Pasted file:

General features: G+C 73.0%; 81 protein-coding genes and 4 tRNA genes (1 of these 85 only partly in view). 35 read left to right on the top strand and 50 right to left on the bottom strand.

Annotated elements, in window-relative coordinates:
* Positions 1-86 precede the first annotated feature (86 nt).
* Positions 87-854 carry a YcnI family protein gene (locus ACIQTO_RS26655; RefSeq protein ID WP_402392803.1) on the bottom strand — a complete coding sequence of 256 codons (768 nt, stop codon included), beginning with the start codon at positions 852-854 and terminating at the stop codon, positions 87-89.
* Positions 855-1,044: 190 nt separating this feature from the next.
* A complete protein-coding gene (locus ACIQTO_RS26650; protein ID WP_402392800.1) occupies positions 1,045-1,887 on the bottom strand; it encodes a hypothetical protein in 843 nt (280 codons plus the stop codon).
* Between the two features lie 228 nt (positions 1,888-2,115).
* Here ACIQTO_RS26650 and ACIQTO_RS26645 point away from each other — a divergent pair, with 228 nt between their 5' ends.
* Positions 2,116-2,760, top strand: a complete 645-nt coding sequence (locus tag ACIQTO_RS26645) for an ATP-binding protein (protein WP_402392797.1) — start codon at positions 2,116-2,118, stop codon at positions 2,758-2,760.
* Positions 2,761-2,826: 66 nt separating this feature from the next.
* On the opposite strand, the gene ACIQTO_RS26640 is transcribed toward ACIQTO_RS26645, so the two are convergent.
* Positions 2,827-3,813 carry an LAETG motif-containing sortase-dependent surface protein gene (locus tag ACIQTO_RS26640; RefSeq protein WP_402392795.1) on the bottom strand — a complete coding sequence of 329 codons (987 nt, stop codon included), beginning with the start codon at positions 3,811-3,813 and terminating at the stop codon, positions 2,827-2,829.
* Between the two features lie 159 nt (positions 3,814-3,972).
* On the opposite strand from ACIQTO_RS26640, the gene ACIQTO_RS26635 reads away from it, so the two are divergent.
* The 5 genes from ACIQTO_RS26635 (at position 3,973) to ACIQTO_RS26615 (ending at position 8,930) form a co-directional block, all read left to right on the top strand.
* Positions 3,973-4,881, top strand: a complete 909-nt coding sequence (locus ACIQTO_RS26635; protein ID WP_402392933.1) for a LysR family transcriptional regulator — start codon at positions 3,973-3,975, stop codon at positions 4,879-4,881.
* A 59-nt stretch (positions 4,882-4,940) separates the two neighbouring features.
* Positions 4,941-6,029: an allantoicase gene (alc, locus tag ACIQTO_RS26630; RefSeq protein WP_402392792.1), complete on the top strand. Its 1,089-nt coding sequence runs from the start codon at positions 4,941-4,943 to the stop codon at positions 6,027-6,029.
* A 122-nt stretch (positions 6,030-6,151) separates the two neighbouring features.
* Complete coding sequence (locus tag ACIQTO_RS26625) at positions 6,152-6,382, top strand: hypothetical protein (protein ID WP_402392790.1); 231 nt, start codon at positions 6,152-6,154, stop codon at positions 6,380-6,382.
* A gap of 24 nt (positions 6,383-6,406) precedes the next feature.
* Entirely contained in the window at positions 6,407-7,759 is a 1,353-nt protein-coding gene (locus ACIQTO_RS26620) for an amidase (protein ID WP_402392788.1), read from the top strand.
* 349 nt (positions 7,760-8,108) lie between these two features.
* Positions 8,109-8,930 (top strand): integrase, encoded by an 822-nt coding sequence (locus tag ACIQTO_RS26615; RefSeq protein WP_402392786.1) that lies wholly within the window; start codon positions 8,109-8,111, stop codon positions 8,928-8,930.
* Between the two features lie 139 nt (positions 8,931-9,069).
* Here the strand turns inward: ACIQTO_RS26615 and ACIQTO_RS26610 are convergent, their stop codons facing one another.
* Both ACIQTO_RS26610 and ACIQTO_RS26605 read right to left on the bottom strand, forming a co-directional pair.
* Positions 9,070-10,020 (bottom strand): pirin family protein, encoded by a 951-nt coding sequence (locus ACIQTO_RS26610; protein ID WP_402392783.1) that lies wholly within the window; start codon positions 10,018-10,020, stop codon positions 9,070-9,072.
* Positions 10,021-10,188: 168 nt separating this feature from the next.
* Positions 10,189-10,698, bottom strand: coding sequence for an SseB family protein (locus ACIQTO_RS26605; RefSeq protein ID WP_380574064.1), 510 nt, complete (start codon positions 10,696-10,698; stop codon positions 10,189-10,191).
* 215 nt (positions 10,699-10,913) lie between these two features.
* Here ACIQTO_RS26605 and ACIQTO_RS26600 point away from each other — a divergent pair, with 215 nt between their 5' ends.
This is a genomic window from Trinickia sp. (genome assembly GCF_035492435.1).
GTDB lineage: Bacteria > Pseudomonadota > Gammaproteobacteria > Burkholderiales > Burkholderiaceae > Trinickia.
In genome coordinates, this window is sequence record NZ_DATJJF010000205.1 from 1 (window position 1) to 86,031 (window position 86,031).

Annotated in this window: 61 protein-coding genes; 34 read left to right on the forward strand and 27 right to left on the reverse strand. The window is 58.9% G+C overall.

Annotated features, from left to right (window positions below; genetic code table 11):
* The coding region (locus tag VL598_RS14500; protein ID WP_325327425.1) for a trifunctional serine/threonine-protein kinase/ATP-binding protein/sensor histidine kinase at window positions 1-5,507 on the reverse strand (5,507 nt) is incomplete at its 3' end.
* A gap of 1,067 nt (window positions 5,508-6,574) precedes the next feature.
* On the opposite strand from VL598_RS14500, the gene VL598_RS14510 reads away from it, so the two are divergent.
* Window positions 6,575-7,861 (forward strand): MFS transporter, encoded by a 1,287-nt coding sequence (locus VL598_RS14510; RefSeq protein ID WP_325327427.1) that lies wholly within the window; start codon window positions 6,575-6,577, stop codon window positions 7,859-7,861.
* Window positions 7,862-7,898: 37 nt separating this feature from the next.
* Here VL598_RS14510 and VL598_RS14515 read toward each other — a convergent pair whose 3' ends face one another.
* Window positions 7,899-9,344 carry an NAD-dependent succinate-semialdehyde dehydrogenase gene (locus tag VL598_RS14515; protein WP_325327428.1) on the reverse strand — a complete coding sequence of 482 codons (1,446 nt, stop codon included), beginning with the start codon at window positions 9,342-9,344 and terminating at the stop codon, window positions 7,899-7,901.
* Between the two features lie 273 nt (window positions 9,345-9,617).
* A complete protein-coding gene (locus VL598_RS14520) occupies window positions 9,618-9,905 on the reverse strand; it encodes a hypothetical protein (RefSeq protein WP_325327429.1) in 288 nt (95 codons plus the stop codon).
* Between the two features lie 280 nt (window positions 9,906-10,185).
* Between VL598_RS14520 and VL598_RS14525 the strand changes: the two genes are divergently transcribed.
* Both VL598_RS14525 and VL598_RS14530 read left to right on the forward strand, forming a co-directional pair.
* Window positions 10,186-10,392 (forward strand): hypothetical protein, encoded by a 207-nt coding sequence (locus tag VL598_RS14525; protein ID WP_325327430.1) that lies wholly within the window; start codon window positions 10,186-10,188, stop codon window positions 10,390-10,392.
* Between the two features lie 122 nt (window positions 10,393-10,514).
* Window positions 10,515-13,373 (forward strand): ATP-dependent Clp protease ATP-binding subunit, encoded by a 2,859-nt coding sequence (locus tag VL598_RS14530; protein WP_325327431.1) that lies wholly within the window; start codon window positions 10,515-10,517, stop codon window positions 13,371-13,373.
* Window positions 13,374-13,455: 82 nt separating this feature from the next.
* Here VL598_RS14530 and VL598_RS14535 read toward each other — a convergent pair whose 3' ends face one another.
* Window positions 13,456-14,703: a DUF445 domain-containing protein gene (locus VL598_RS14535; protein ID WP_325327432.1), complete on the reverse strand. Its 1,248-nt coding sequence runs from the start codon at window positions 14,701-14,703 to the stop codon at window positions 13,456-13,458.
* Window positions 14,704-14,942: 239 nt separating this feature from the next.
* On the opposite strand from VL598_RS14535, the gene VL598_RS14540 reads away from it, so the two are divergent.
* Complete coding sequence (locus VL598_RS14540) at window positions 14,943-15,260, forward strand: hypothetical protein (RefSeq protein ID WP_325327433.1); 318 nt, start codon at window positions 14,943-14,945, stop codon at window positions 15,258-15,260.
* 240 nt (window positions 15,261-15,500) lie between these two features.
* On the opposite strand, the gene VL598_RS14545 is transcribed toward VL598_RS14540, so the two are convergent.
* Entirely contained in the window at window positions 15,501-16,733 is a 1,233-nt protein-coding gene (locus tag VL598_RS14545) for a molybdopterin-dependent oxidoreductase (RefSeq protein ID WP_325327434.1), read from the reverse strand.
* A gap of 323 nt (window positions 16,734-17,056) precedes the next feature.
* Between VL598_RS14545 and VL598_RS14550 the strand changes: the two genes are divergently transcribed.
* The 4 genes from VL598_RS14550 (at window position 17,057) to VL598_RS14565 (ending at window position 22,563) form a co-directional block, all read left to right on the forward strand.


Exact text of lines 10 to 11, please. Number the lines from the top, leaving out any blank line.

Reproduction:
* Positions 2,761-2,826: 66 nt separating this feature from the next.
* On the opposite strand, the gene ACIQTO_RS26640 is transcribed toward ACIQTO_RS26645, so the two are convergent.